By your command...


Facebook Facebook
Google+ Google+
Twitter Twitter
Flickr Flickr
YouTube YouTube

Notice: The appearance of U.S. Air Force, U.S. Army, U.S. Navy, U.S. Marine Corps, U.S. Coast Guard, Department of Defense, or NASA imagery or art does not constitute an endorsement nor is Cybermodeler Online affiliated with these organizations.

CV L3/33 Kit

Bronco Models 1/35 Italian CV L3/33 Series II Tankette Kit First Look

By Michael Benolkin

Date of Review October 2008 Manufacturer Bronco Models
Subject Italian CV L3/33 Series II Tankette Scale 1/35
Kit Number 35006 Primary Media Styrene/PE
Pros Nicely detailed kit Cons  
Skill Level Intermediate MSRP (USD) $69.98

First Look

CV L3/33
CV L3/33
CV L3/33
CV L3/33
CV L3/33
CV L3/33
CV L3/33

The Italian CV L3/33 and L3/35 series were developed from the four Carden Loyd Mark VI tankettes imported from England at the end of the 1920s. These indigenous tankettes were designed and built by Fiat and the Ansaldo Company with over 2000 examples built. These vehicles didn't vary much in appearance, each varying in armor thickness and later marks were bolted together rather than riveted.

The vehicle was armed with a pair of 8mm machine guns and powered by a water-cooled Fiat 43 horsepower engine. These two-man tankettes had a maximum speed of 26 mph/42 kph and a range of 78 miles/125 km.

These tankettes were used by Italy, Brazil, Bulgaria, China, Croatia, Hungary, Nationalist Spain, and more. In peacetime operations, these tankettes were useful for developing armored tactics and made for mobile armored machine gun nests, but in combat, the tankettes were not very effective. In the Italian forces, these tankettes were sent into every theater of operations, but due to their poor showing, they were usually abandoned where they broke down and were phased out of Italian service by 1940.

Bronco Models has tooled up this interesting Italian tankette for an interesting addition to your armor line-up. Molded in desert sand styrene, the kit is presented on five parts trees and one small clear sprue containing the headlight lenses. A small fret of photo-etch rounds out the kit.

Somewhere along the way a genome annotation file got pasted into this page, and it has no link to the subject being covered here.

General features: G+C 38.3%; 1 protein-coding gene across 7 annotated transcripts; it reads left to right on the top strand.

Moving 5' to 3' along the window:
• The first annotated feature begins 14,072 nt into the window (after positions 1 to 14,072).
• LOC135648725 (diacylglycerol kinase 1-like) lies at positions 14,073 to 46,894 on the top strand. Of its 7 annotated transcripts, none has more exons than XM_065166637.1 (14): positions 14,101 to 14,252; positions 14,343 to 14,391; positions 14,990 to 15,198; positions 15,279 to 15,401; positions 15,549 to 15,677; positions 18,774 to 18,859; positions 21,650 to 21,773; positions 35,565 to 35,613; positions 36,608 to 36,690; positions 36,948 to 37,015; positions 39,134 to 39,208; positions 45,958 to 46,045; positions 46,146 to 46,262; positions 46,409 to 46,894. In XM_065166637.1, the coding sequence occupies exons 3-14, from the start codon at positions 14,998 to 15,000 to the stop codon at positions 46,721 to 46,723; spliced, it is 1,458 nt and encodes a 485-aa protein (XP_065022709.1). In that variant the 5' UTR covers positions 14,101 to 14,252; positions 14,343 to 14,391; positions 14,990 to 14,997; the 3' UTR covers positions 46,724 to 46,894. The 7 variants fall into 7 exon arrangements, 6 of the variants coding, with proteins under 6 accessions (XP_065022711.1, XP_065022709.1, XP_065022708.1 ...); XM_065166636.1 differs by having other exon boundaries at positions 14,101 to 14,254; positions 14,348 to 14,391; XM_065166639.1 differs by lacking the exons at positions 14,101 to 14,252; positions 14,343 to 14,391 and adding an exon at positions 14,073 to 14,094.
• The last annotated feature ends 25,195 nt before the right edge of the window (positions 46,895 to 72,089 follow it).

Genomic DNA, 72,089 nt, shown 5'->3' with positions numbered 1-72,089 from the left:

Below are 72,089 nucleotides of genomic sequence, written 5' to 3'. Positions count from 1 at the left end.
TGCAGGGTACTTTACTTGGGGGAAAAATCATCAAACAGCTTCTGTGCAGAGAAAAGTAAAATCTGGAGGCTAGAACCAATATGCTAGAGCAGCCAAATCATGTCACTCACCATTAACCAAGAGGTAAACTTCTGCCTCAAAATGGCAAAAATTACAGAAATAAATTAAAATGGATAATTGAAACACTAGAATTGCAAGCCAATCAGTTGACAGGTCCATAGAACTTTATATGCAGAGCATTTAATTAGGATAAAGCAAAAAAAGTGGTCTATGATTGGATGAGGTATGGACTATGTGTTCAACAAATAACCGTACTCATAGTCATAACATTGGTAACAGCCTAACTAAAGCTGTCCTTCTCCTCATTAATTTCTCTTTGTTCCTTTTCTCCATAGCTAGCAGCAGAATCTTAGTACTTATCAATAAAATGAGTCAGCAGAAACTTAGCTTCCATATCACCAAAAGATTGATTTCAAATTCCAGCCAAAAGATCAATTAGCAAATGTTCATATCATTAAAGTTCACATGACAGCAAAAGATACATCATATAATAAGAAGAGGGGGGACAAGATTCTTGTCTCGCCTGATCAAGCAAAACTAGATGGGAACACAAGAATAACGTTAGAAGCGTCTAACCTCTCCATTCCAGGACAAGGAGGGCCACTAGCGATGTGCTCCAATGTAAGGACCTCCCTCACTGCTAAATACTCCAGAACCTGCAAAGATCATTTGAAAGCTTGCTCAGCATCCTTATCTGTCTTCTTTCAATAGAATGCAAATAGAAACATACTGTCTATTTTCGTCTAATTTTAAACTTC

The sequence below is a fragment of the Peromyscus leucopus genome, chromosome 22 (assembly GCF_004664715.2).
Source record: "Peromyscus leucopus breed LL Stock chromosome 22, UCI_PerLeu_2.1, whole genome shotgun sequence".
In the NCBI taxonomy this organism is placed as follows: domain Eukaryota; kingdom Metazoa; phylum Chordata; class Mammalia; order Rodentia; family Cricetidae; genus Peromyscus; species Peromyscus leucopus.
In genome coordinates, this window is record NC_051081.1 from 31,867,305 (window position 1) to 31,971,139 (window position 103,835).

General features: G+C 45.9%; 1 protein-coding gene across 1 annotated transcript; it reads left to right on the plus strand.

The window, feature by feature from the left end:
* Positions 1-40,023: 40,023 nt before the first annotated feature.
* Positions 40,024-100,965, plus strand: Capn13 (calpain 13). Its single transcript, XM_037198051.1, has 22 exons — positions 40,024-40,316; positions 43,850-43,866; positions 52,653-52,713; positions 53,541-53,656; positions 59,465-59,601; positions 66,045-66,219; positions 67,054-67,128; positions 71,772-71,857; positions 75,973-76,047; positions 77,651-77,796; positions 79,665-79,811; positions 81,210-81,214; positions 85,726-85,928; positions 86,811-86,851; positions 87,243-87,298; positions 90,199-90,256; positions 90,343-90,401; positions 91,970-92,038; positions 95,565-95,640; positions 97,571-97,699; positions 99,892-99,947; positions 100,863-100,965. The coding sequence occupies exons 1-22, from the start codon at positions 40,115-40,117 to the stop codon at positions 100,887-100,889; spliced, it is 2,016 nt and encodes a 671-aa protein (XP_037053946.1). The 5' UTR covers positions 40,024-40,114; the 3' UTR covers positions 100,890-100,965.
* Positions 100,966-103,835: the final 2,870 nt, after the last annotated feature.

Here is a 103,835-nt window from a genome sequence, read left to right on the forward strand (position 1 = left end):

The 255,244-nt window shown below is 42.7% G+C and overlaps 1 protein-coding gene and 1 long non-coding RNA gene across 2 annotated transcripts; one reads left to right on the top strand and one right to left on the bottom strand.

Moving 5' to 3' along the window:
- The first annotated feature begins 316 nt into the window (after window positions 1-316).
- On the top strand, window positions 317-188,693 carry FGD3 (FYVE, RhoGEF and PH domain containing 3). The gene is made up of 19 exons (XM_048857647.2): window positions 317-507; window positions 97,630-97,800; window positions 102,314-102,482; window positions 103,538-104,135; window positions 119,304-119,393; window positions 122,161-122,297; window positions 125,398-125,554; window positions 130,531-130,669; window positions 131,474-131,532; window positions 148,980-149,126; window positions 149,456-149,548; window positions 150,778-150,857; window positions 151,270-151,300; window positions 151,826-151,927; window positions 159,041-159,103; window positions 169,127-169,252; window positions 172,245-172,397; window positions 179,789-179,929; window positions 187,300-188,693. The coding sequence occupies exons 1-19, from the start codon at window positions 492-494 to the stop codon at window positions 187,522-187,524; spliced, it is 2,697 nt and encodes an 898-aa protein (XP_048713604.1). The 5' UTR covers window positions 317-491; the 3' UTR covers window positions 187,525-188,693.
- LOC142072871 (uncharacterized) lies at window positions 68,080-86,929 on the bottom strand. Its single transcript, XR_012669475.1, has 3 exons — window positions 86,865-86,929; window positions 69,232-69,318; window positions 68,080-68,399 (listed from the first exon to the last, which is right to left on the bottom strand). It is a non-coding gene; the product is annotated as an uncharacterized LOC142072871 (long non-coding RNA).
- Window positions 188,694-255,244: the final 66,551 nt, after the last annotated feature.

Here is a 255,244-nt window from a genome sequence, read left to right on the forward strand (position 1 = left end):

If this kit had been produced elsewhere, chances are that you'd have been given the simple 2-3 sprue hull and suspension kit with reasonable exterior detail. This is one of Bronco's AMS kits, which means that the interior of this tank is quite nicely rendered.

Construction begins with the hull interior and the driver's station and gunner seating are installed on the floor, with what appears to be the fuel tank serving as the rear of the driver's seat. No smoking please.

Next comes the transmission and Bronco did a nice job detailing up this gem. The kit captures the shift linkages, the axles, and drive shaft from the rear-mounted engine.

The Fiat engine is next and once again, the detailing is nicely done from the individual spark plugs to the really interesting radiator that comes with the plumbing to/from the engine. The engine mounts to the floor at the rear of the tankette and is partitioned off by a firewall.

With the interior details installed on the floor, the armored sides, front and rear of the lower hull come together and complete basic lower hull. The unique suspension system, rollers, return rollers, and drive sprockets are fitted to the exterior of the lower hull along with some of the pioneering tools.

The track is an interesting variation. Remember the ESCI armor kits with the track molded into sections - longer sections for the flat runs and short sections to wrap around sprockets and return rollers? This is the approach used by Bronco for this kit's track and as small as this track really is, it would have been difficult to render either as 'rubber band' track or individual track links.

As you would expect, the upper hull has separately molded and positionable crew and engine access hatches. Given the number of these abandoned in North Africa, it would make for an interesting vignette to have one of these parked off the side of a road with all of the hatches open and an 8th Army scout peering inside.

Markings are provided for two CV L3/33 examples:

  • 1 Plotone, 1a Compagnia, North Africa, 1940
  • 1 Carro, 3 Plotone, 1 Compagnia, North Africa, 1940

This is a very impressive kit considering all of the detail that fits inside that little hull. If you're an AMS modeler, you won't lack for detail in this offering and about all you'll need is a figure or two to bring this interesting little kit to life.

This kit is highly recommended!

My sincere thanks to Stevens International for this review sample!